Well, we were all fueled up. A pair of double mint juleps purchased at the theater bar cost fifty-seven dollars, with tip. At least they let us take the souvenir cups to our seats. As the lights went down, my friend grumbled about the evening’s “cocktail rape” and leaned down between the seats. I heard him snort, twice. He sat up and stuffed a small plastic bag of white powder into his pocket, along with my house keys. (Okay, not really, but…)
Whatever, the technical (or pharmaceutical) truth of Hunter S. Thompson’s “journalism” has never been the point – but what is it about the man’s writing that makes one want to live and mimic and go mad inside that voice of his? It’s a sort of siren song for a certain type of young man — and it’s almost always men — that senses in Thompson’s writing a way of life that will forever be just beyond his grasp. It’s a life of rebellion and drugs and pay-no-heed lunacy. It’s seductive, and when you’ve devoured enough of it, it tends to stay with you. Just ask Bill Murray and Johnny Depp. In 1980, Murray starred as Hunter alongside Peter Boyle in Where the Buffalo Roam, an incoherent film that nonetheless left a permanent imprint on Murray’s psyche. Forever quoting his deranged grounds keeper Carl Spackler in Caddyshack? That classic came out three months later; that’s Murray channeling pure Hunter. In 1998, Johnny Depp took his turn as Hunter in the Terry Gilliam–directed Fear and Loathing in Las Vegas. Five years later, Depp would drown in riches for his role as Captain Jack Sparrow in the first of the Pirates of the Caribbean franchise. Much was made of his Keith Richards impersonation, but Depp was really just playing Hunter in pirate’s drag.
Now maybe Tim Robbins will be the latest A-list actor permanently infected by Hunter’s voice. On Friday, May 5th at The Town Hall theater on West 43rd Street, Robbins embodied Thompson in The Kentucky Derby is Decadent and Depraved. Directed by Chloe Webb (Sid & Nancy, Twins, Shameless) with music composed by Grammy-winner Bill Frisell, it was the work that birthed the Gonzo style, back in 1970 when Thompson was dispatched to his boyhood home of Louisville, Kentucky to cover the Derby for Scanlon’s Monthly. Meeting him there would be a confused Welshman named Ralph Steadman, an artist prone to grotesque illustrations that tended to capture the ugly realities in his midst. The pairing would prove to be a marriage of demented equals, with words and images that are now impossible to separate in the creative consciousness.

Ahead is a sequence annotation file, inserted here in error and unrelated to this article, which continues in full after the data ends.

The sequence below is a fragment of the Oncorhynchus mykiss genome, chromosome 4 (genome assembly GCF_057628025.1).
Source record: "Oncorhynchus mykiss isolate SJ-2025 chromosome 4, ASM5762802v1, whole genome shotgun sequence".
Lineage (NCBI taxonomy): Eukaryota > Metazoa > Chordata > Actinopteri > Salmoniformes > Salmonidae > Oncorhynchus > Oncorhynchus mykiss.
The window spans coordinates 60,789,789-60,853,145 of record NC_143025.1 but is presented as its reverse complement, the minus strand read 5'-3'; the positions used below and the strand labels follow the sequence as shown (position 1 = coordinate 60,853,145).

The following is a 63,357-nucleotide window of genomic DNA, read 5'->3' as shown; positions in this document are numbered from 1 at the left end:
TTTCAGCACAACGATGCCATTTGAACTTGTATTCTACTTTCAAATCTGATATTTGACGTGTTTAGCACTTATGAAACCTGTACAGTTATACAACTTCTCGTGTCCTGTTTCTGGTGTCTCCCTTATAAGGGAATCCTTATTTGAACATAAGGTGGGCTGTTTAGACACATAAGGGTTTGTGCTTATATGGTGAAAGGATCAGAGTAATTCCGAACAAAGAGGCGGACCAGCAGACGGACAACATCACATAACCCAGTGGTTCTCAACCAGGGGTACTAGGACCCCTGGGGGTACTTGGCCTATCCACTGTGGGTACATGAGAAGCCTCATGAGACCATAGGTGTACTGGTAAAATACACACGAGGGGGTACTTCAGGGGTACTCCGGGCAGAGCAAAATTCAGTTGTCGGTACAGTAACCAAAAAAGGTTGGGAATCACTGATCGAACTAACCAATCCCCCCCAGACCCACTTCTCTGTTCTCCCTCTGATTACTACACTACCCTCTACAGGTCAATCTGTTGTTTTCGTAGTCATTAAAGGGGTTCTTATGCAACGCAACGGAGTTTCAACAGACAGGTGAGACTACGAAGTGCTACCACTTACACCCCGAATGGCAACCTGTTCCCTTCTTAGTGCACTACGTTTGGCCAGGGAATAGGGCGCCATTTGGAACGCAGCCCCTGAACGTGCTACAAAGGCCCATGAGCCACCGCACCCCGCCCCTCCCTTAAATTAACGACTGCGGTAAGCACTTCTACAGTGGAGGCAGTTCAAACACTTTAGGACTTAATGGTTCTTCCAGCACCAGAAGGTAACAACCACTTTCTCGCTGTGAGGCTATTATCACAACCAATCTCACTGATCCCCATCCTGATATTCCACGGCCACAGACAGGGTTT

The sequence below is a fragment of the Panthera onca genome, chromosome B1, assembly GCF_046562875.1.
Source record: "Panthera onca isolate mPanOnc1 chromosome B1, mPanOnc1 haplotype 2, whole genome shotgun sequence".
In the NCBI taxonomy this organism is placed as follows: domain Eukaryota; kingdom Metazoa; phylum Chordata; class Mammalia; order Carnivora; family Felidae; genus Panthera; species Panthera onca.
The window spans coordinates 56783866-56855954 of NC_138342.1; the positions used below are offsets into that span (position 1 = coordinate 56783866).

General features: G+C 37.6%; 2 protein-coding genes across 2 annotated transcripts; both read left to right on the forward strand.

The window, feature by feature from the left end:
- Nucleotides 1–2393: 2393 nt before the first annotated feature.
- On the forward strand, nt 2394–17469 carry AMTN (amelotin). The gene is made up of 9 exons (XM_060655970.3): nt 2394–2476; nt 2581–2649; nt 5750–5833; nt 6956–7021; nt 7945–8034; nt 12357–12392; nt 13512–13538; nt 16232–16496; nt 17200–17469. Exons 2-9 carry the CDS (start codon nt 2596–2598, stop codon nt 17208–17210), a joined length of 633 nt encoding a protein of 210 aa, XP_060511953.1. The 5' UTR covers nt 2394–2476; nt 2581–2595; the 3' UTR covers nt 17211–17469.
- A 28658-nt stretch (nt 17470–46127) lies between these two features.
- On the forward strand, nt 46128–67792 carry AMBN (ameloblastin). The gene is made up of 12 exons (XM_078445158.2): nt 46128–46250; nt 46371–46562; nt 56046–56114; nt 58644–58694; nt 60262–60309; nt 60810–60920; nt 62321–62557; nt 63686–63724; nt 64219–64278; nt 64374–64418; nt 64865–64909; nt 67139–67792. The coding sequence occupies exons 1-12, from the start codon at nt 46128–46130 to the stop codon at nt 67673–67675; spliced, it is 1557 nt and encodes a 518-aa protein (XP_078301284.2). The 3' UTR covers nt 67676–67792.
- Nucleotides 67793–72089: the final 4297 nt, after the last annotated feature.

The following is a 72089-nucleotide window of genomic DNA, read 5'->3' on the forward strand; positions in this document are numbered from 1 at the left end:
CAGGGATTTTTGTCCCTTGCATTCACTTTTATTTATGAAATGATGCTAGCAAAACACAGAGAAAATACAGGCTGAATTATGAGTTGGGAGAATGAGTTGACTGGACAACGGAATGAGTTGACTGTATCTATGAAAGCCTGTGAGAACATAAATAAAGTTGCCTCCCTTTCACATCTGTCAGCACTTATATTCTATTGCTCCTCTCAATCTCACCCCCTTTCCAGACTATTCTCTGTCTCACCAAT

At that Derby forty-seven years ago, both writer and artist would go to pieces on a three-day bourbon bender as they sought to capture the “whiskey gentry” in all their loathsome old Kentucky home glory. It was a homecoming of sorts for Thompson. After a turbulent troublesome youth in Louisville, he’d achieved a degree of literary prominence, with the publication in 1966 of Hell’s Angels: The Strange and Terrible Saga of the Outlaw Motorcycle Gangs. At the dawn of the Seventies, he was on the cusp of legend – and caricature. Fear & Loathing in Las Vegas would come soon after, along with scores of Rolling Stone stories that would cement his character – cigarette holder, aviators, loud shirts, cargo shorts, and copious amounts of drugs in every pocket – that would soon outstrip his prose. But on Derby Day 1970, Thompson and Steadman were just another pair of staggering bourbon-breathed beasts roaming Churchill Downs.
The Town Hall show captured that spirit, in large part thanks to Tim Robbins’ uncanny embodiment of Hunter. The piece couldn’t be called a play or theater, per se. It was closer to performance art, with a world-class music ensemble assembled behind Robbins, performing Bill Frisell’s original score. Occasionally, Robbins was joined by a supporting cast of performers – including Brad Hall, who voiced the roles of Steadman and other assorted characters in Thompson’s story. There was also a confusingly long prologue of animation and newsreel of Derby days past that aired on a screen behind the band before the reading began. It was so long that my friend leaned over at one point and insisted that: “the director must be fucking with us.”
Then there was the giant horse puppet that appeared first in the mezzanine and then roamed down the center aisle, before finally staggering on stage alongside Robbins, with a Hunter-esque cigarette holder hanging from its snout. It was an amusing diversion, but less than necessary. The decorative bits of production were nice, but they were neither here nor there. This was all about the seduction of Hunter Thompson’s singular voice, and Robbins captured it.
At the end of the show, with Brewer & Shipley’s “One Toke Over the Line” playing, per Hunter’s approval in the sky, my friend leaned over and sniffed and said: “That’s the voice I wish I always had in my head.”